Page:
History of the Great Dane:
Likely the descendent of the old English mastiff and
the Irish wolfhound, the
Great Dane is a
German breed and has been nicknamed the “Apollo of Dogs.” Considered to be
fearless game hunters, the ancestors of the Great Dane were used in war
and hunting. Because of its speed, strength, and stamina, this breed
earned a reputation as skillful hunters of wild boar in Germany by the 14th century. The Great Dane also became popular with nobility because of
its commanding but refined look. The English began calling the breed
German boarhounds, but at some point, and for unknown reasons, the dog was
called a Great Dane, even though it wasn’t Danish. In approximately 1880,
the German authorities proclaimed that the Great Dane should only be
called a Deutsche doggy, and this is the name it still goes by today in
Germany. This breed came to the United States in the late 1800s, and it
quickly gained recognition. To date, this large dog is still a popular
breed in America, and its talents include tracking, carting, and serving
as a watchdog.
Why a Great Dane?
The Great Dane has been
characterized by many dog fanciers as the best natured of all breeds.
They possess a peaceful disposition and a love for their family and
home, which is unequalled. Great Danes are dogs for children of all
ages. They are devoted and gentle, in spite of their enormous size and
strength, almost human in their ability to size up a situation and
more than human in sensing danger to the ones they love and protect.
This "KING" among dogs, through their size, power, and beauty, shows a
proud self-confident royal bearing.
Although the Dane is one of the Giant breeds, he does not eat one out
of house and home. The mature Dane eats no more than any large dog.
Another fallacy is that a Dane must have a very large yard. Many Danes
live in limited space and their owners have benefited by the daily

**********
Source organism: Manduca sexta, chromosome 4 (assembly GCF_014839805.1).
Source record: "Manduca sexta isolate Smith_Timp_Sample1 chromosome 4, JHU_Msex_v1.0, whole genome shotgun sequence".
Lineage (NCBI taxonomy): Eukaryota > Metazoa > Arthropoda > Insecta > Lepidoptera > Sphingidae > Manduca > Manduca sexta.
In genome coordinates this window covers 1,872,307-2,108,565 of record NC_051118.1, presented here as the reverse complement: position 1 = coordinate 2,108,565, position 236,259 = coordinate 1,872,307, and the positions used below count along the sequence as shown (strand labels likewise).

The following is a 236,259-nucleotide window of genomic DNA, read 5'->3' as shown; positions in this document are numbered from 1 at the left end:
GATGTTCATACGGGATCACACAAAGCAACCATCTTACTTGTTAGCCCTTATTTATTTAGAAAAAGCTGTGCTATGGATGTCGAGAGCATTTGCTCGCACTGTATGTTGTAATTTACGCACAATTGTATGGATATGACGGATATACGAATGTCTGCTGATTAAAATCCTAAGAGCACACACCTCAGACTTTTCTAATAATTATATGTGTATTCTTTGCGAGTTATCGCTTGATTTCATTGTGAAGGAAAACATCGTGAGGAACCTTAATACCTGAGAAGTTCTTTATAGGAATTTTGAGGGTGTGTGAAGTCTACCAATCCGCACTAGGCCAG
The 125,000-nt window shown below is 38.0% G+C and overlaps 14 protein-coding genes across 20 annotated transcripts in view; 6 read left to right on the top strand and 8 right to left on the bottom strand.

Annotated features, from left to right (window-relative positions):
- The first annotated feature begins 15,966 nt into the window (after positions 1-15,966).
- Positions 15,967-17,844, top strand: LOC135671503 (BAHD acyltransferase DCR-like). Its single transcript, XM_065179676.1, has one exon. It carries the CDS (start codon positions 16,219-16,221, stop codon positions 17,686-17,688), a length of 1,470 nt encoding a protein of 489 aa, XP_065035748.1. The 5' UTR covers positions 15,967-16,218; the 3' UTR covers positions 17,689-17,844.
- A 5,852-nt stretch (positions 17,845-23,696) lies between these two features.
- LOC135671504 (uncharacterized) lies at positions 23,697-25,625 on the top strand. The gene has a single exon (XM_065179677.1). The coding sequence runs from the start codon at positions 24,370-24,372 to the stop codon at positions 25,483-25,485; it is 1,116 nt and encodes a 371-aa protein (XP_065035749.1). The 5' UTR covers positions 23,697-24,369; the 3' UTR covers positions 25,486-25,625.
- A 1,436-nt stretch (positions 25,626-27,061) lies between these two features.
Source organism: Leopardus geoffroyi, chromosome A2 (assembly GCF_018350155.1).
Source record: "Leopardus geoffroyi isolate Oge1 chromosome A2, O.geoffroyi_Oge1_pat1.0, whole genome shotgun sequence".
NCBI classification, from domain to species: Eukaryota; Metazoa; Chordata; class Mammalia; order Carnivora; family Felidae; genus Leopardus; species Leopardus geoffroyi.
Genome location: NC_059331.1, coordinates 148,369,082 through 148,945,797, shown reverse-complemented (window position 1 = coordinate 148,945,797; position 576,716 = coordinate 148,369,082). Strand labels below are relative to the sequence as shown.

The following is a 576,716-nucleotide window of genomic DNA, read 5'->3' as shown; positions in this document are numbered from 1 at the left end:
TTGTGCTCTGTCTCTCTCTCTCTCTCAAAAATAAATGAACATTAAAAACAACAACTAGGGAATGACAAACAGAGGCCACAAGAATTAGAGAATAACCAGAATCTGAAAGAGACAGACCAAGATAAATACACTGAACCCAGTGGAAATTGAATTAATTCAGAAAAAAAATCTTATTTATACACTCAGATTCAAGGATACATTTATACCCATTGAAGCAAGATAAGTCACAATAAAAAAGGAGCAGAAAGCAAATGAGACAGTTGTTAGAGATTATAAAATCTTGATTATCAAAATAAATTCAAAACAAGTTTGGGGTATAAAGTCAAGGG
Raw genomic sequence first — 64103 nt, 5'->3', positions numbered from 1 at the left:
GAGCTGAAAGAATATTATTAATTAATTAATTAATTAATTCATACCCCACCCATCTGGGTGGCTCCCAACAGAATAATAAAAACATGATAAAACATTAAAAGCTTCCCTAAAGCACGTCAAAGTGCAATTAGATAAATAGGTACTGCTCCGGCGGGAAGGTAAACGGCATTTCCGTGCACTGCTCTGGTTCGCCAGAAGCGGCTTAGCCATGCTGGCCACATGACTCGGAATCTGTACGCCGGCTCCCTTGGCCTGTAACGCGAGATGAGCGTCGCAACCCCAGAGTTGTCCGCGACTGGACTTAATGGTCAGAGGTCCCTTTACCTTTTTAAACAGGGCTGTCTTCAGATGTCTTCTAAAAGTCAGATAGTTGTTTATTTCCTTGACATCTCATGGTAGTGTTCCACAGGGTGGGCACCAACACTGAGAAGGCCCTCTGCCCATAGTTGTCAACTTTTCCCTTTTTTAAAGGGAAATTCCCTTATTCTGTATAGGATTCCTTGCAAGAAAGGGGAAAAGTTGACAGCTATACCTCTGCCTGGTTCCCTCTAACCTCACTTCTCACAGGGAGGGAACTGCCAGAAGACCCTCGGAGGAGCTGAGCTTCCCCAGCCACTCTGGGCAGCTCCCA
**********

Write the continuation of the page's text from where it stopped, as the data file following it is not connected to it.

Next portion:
exercise they give their dogs. The main thing to remember is
Danes are a "people" dog, they need and desire interaction with
Because of their size, Danes are ideal guard, escort and watchdogs. A
light burning downstairs and a small dog to bark is no longer
sufficient protection in today's world. The burglar is going to hesitate when he knows
there is a man-sized dog on the premises, therefore proving that a
GREAT DANE's "bite" IS as big as their bark!
Danes are not only great
companions for the elderly but can actually help in their time of
need. They are large and strong enough for an elderly person who
has fallen to use the Dane to pull themselves up off the floor or even
out of a burning room!
The Great Dane gets along well with children,
other dogs, and any household pets. Some Great Danes are dominant
with other dogs of the same sex or have a high prey instinct with
small cats. Great Danes should be socialized when young. The Great
Dane is usually wary around strangers, but will welcome friends of
The Great Dane should be brushed with a rubber
brush when shedding to remove dead hairs. Great Danes need a sizable
soft place to lie down indoors. Proper nutrition and avoidance of
excessive exercise is required when this breed is young. Great Danes
are prone to hip dysplasia and bloat, the latter of which can be
prevented by placing the food dish on an elevated platform, spacing
meals throughout the day, and avoiding exercise immediately after
meals. The Great Dane has a lifespan of 8-12 years, some even longer
when cared for properly by being kept on Probiotics and such!
The Great Dane requires a dominant but not
overly harsh trainer. It must be trained early not to pull on the
leash, because it grows to a very large size. Obedience training
when young is highly recommended for the Great Dane.